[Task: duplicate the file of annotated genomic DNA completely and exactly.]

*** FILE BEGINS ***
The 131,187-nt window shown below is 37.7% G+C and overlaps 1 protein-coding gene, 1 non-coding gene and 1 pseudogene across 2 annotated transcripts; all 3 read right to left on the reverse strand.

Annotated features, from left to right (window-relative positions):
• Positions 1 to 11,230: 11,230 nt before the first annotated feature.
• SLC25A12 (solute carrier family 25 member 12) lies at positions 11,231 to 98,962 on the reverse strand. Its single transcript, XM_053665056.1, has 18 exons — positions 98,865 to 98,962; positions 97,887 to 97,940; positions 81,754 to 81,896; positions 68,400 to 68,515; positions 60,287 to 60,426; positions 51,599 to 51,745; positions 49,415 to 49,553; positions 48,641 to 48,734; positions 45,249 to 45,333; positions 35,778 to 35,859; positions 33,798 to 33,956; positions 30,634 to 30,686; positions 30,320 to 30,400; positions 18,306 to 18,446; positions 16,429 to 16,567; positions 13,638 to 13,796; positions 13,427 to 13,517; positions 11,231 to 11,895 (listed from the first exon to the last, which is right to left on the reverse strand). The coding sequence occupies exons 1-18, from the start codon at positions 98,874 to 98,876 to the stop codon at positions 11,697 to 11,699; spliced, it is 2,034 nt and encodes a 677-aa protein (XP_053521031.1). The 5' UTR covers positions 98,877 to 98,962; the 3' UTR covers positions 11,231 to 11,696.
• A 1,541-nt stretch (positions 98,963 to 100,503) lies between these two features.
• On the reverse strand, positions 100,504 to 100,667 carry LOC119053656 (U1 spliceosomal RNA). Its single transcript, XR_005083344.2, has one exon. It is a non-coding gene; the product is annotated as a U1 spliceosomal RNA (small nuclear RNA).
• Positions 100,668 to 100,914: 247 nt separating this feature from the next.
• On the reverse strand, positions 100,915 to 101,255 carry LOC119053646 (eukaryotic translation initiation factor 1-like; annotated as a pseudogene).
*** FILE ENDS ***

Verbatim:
The 131,187-nt window shown below is 37.7% G+C and overlaps 1 protein-coding gene, 1 non-coding gene and 1 pseudogene across 2 annotated transcripts; all 3 read right to left on the reverse strand.

Annotated features, from left to right (window-relative positions):
• Positions 1 to 11,230: 11,230 nt before the first annotated feature.
• SLC25A12 (solute carrier family 25 member 12) lies at positions 11,231 to 98,962 on the reverse strand. Its single transcript, XM_053665056.1, has 18 exons — positions 98,865 to 98,962; positions 97,887 to 97,940; positions 81,754 to 81,896; positions 68,400 to 68,515; positions 60,287 to 60,426; positions 51,599 to 51,745; positions 49,415 to 49,553; positions 48,641 to 48,734; positions 45,249 to 45,333; positions 35,778 to 35,859; positions 33,798 to 33,956; positions 30,634 to 30,686; positions 30,320 to 30,400; positions 18,306 to 18,446; positions 16,429 to 16,567; positions 13,638 to 13,796; positions 13,427 to 13,517; positions 11,231 to 11,895 (listed from the first exon to the last, which is right to left on the reverse strand). The coding sequence occupies exons 1-18, from the start codon at positions 98,874 to 98,876 to the stop codon at positions 11,697 to 11,699; spliced, it is 2,034 nt and encodes a 677-aa protein (XP_053521031.1). The 5' UTR covers positions 98,877 to 98,962; the 3' UTR covers positions 11,231 to 11,696.
• A 1,541-nt stretch (positions 98,963 to 100,503) lies between these two features.
• On the reverse strand, positions 100,504 to 100,667 carry LOC119053656 (U1 spliceosomal RNA). Its single transcript, XR_005083344.2, has one exon. It is a non-coding gene; the product is annotated as a U1 spliceosomal RNA (small nuclear RNA).
• Positions 100,668 to 100,914: 247 nt separating this feature from the next.
• On the reverse strand, positions 100,915 to 101,255 carry LOC119053646 (eukaryotic translation initiation factor 1-like; annotated as a pseudogene).